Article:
Conservation Groups Call for National Planning Effort by Feds(Washington, D.C., April 24, 2014) A coalition of more than 70 conservation organizations has requested the U.S. Department of the Interior (DOI) develop a National Programmatic Wind Environmental Impact Statement (EIS) to identify appropriate areas for wind energy development as well as areas where new projects should be avoided to conserve wildlife and sensitive habitats.
The request to DOI came in the form of an April 23, 2014, letter to DOI Secretary Sally Jewell.
“A national, Wind Energy EIS is entirely consistent with your recently-released strategy for improving landscape level planning and mitigation for future development on public lands (Improving Mitigation Policies and Practices of the Department of Interior). Wind energy, and indeed all forms of energy development have the potential to cause significant harm to wildlife if improperly sited and managed,” the letter said.
Recent peer-reviewed articles have documented significant losses of birds and bats, including threatened, endangered, and other protected species—an estimated 573,000 birds and 888,000 bats annually at 2012 build-out levels. The number of birds taken annually by wind energy facilities could exceed 1.4 million by 2030 if there is no change in U.S. policy toward wind energy development. There are also significant habitat impacts to candidate species for the Endangered Species Act (ESA), such as the Greater Sage-Grouse, associated with wind energy development.
According to the letter, “Combined with other major human impacts on bird populations, including feral cats, pesticides and collisions, this could continue the downward trend we are currently seeing in even our most common species.”
The groups are supportive of renewable energy as a way to address anthropogenic climate change, but only if it addresses wildlife and habitat impacts. In particular, this means appropriate pre-construction assessments of risk leading to proper siting, post-construction mitigation, and independent monitoring of fatalities, as well as compensation if and when public trust resources are being taken.
“The signatories to this letter believe that birds and other native wildlife are important to Americans and that every precaution should be taken to minimize fatalities due to for-profit energy development,” said Dr. Michael Hutchins, National Coordinator of ABC’s Bird Smart Wind Energy Campaign. “This process would identify those areas where wind should not be developed, but would not preclude the need to conduct site-specific risk assessments for wind projects outside those areas,” Hutchins stated.
“When it comes to wind energy, siting is everything. Indeed, we believe that much of this conflict [over bird and bat mortality] could be averted by a National Wind Energy EIS, which would determine where wind energy should be developed and where it should not,” Hutchins said.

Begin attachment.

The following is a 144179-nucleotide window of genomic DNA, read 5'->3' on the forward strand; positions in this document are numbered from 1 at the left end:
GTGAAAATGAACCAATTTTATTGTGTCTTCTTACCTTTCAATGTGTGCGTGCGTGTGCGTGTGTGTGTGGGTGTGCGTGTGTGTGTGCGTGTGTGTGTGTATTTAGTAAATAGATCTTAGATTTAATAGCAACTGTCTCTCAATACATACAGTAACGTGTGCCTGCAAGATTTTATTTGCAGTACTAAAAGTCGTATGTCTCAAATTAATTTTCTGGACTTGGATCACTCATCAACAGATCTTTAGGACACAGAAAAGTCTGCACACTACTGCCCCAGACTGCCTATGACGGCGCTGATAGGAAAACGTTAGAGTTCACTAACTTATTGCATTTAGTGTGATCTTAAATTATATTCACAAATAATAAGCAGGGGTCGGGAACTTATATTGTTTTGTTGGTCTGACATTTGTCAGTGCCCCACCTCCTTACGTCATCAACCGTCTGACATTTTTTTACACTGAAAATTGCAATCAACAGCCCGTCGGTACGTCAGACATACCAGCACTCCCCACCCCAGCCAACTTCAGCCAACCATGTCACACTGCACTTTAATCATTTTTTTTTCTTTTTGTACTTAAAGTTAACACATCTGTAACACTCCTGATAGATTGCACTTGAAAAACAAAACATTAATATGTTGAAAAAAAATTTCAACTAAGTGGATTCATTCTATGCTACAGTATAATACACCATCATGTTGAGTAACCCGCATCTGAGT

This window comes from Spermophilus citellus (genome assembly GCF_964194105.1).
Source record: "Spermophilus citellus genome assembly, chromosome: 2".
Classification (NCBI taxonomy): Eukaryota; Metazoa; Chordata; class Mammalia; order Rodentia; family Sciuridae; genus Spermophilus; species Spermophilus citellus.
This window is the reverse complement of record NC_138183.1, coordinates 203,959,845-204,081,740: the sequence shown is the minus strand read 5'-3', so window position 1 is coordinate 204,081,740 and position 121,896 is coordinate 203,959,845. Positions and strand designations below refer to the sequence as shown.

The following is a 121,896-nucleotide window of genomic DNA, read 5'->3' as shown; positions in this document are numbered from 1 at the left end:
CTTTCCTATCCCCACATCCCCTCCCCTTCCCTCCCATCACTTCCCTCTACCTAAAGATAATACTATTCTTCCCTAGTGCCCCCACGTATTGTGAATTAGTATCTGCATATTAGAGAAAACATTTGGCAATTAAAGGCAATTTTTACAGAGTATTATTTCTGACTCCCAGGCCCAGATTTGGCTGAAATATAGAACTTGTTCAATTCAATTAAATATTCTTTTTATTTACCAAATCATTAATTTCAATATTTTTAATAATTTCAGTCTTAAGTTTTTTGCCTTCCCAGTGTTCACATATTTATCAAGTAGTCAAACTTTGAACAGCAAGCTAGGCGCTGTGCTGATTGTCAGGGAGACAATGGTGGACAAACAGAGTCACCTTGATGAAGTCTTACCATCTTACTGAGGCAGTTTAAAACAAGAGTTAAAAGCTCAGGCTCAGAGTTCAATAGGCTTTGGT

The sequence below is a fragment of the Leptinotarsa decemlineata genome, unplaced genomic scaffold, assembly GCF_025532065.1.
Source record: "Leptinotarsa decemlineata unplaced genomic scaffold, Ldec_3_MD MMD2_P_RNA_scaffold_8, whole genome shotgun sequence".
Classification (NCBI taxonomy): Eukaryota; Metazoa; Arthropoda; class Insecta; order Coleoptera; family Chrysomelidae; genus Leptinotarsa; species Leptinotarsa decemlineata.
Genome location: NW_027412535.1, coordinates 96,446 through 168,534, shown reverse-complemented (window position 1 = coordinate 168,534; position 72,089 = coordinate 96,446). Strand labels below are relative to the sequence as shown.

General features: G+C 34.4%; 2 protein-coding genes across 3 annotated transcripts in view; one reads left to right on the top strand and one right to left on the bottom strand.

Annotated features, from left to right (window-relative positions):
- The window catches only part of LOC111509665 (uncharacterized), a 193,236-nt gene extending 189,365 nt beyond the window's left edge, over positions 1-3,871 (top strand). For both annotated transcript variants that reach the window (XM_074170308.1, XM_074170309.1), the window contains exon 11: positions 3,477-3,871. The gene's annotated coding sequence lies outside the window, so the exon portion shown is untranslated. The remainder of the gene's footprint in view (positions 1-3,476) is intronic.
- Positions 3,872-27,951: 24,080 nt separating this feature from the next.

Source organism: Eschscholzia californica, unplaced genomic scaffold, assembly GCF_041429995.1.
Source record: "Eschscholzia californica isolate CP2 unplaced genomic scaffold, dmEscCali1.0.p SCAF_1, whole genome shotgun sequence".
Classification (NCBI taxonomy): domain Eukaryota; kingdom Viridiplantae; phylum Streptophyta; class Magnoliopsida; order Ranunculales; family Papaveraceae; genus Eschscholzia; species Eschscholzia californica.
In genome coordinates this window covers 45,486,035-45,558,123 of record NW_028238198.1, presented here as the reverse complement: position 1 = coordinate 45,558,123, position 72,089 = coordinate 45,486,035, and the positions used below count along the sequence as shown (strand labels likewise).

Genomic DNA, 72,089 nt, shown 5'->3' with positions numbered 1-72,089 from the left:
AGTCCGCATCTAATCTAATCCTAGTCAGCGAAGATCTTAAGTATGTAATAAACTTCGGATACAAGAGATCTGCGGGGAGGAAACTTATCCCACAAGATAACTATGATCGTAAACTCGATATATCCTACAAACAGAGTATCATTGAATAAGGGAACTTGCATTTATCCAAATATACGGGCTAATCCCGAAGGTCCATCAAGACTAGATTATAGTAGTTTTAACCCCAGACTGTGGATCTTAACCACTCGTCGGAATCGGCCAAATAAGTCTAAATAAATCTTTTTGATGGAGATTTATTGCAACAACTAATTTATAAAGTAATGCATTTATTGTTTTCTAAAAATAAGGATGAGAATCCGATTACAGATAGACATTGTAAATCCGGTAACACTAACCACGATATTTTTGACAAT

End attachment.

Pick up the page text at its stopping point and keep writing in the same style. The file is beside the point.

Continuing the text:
In addition to the threat of collision with turbine blades, power lines associated with wind energy development also pose a collision threat for species such as the endangered Whooping Crane and other large birds.
The groups agree that siting wind energy turbines in certain areas—such as major bird migration routes; in or near critical breeding habitat; and in or near other sensitive areas such as wetlands, wildlife refuges, and parks; and in priority Greater Sage-Grouse habitat—poses far too great a risk to public trust resources, including federally protected birds and bats. ABC and other organizations have created maps to help guide wind energy siting decisions. Newly developed information from the U.S. Geological Survey is also recommended for incorporation into the planning process, especially with regard to accurately assessing cumulative impacts of energy and other forms of development.
There is precedence for an EIS such as the one requested by the coalition of groups. ABC officials met recently with representatives of the Bureau of Land Management (BLM) who have conducted a planning effort for solar energy on public lands in the West, identifying areas where solar energy can be developed versus where it should not. They are further considering how to factor in cumulative impacts from other development (e.g., oil and gas) into their decision-making processes. Depending on how effectively this process is implemented, it could potentially provide a model for wind energy development as well, the groups say.
In 2009, 22,000 turbines were in operation, representing 25 gigawatts (GW) of installed capacity, a fraction of the 300GW of production capacity needed to meet the 2030 federal goal of 20 percent of U.S. electrical generation coming from renewable energy. Wind farms are also expected to impact almost 20,000 square miles of terrestrial habitat (larger than the combined areas of New Jersey, Connecticut, Delaware, and Rhode Island) and over 4,000 square miles of marine habitat by 2030, some of this critical to threatened species.
4th July 2014